World View: Eurozone Demands Six-Day Work Week for Greece

This morning's key headlines from
  • Bullfights to the death being televised in Spain and Portugal
  • Eurozone demands that Greeks should work six days a week
  • Six thousand would-be immigrants wait in Turkey to be smuggled into Greece
  • Televised speeches
  • Israel's government flailing over whether to attack Iran

Bullfights to the death being televised in Spain and Portugal

Televised bullfights were banned by Spain's Socialist government in 2005, but that government was ousted last November, and the prime minister Mariano Rajoy is a staunch defender of bullfights. So bullfights returned to Spain's state TV in a glittering display on Wednesday evening. Bullfighting is a major part of Spain's psyche and history, and the centuries-old events inspired the likes of Goya, Picasso and Hemingway. Televising bullfights is illegal in most of Portugal, the exception being Barrancos, near the Spanish border. The issue there has been the televising of bullfights where the bull is killed, but a special law authorizing airing bullfights to the death was passed in 2002. Animal rights activists say that bullfighting is cruel and vulgar, while bullfighting proponents point out that it's a popular tourist attraction. Newser and The Portugal News

Eurozone demands that Greeks should work six days a week

A leaked letter from the "troika" of organizations bailing out Greece -- the European Commission (EC), the European Central Bank (ECB) and the International Monetary Fund (IMF) -- contains a list of demands that Greece must implement in return for further bailouts. The demands include the following: 

  • Increase the number of maximum workdays to six days per week for all sectors.
  • Increase flexibility of work schedules; set the minimum daily rest to 11 hours; delink the working hours of employees from the opening hours of the establishment; eliminate restrictions on minimum/maximum time between morning and afternoon shifts; allow the consecutive two-week leave to be taken anytime during the year in seasonal sectors.
  • Have a permanent single-rate statutory minimum wage.
  • Reduce employers' welfare contributions.

Greece's prime minister Antonis Samaras is pleading with the Troika to give him two more years to implement austerity reforms, and the leaked letter reveals the detail of eurozone intrusion into Greece's economy and social culture that will be demanded in return for the delay, which would require a third bailout. However, many Greeks say that they will refuse to work six days per week. 

One policeman is quoted as saying: "They have slashed our salary by 50 per cent and are threatening even more cuts - now they are demanding that we work even more days for less money? No one in their right mind will stand for it!"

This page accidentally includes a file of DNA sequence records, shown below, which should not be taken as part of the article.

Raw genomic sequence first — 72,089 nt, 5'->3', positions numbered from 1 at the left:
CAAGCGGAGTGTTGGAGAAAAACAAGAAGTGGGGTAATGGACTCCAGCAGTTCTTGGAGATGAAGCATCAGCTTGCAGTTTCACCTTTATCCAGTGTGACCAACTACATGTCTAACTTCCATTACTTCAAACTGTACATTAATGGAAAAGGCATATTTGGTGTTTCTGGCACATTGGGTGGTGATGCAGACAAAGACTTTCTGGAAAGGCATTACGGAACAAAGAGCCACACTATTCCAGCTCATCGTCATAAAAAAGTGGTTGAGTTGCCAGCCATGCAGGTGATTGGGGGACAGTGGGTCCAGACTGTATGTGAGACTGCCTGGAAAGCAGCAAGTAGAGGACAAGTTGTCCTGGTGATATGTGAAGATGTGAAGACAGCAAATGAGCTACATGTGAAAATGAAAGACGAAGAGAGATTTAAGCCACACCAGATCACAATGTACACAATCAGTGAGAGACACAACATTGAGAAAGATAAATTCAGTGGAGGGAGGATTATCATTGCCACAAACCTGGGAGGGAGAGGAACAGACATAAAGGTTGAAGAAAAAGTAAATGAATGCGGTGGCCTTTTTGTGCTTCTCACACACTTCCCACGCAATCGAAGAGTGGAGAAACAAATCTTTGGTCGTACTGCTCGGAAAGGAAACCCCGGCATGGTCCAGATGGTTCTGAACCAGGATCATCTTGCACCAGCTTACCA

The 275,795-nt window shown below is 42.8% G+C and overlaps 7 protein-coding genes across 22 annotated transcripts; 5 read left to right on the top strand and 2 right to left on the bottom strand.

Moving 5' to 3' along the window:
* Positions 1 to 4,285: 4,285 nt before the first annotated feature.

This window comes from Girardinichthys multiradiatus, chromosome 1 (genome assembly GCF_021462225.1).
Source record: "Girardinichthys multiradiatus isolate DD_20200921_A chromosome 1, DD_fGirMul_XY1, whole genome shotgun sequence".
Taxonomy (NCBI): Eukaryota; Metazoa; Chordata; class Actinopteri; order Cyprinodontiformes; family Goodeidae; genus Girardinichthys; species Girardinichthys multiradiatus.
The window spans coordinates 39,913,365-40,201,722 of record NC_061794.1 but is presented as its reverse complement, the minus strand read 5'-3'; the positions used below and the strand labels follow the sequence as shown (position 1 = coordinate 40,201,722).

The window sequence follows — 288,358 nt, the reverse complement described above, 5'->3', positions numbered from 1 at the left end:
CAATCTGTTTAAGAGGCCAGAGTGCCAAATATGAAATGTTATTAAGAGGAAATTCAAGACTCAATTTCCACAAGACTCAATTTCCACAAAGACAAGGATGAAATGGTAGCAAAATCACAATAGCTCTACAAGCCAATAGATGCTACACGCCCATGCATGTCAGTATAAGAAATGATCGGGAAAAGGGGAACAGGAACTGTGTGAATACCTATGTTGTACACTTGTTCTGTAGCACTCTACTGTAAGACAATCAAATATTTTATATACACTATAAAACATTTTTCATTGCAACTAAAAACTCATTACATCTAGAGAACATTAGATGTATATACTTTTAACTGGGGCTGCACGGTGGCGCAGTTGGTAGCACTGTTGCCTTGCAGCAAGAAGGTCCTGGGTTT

Troika officials will be arriving in Athens on Friday to discuss the plan. Guardian (London) and Deutsche-Presse Agentur

Six thousand would-be immigrants wait in Turkey to be smuggled into Greece

The land border between Turkey and Greece has been effectively closed to illegal immigration, because of a massive crackdown by Greek border guards. Migrants try to get into Greece as a pathway to the rest of Europe, where they hope to find jobs. But with the land border closed, the last two weeks have seen a surge of migrants from the Turkish coast entering Greece via the islands of the Aegean Sea. As many as 6,000 would-be immigrants are currently gathered in neighboring Turkey, waiting their turn to board smuggling ships to bring them to Greece. Kathimerini

Televised speeches

With all the economic and geopolitical problems in the world, I can't believe that as I'm writing this I'm listening to a speech televised on all networks by a young female whining that some women have to pay for their own contraceptives. To paraphrase Clarence Thomas in 1991, this is a national disgrace. 

Israel's government flailing over whether to attack Iran

Israel's prime minister Benjamin Netanyahu immediately adjourned a cabinet meeting on Wednesday, because there had been leaks from the previous day's meeting. According to the leaked story, the members of the security cabinet were shocked to hear that the country's different intelligence agencies – the Mossad, Shin Bet, and Army Intelligence – do not agree about the time frame for a potential Iranian attack. I've been reading for almost ten years that an attack on Iran's nuclear facilities was imminent, but it's never happened. I continue to expect that it won't happen at all, and the confusion within Israel is an example of why I don't expect it to happen. We'll see. Jerusalem Post

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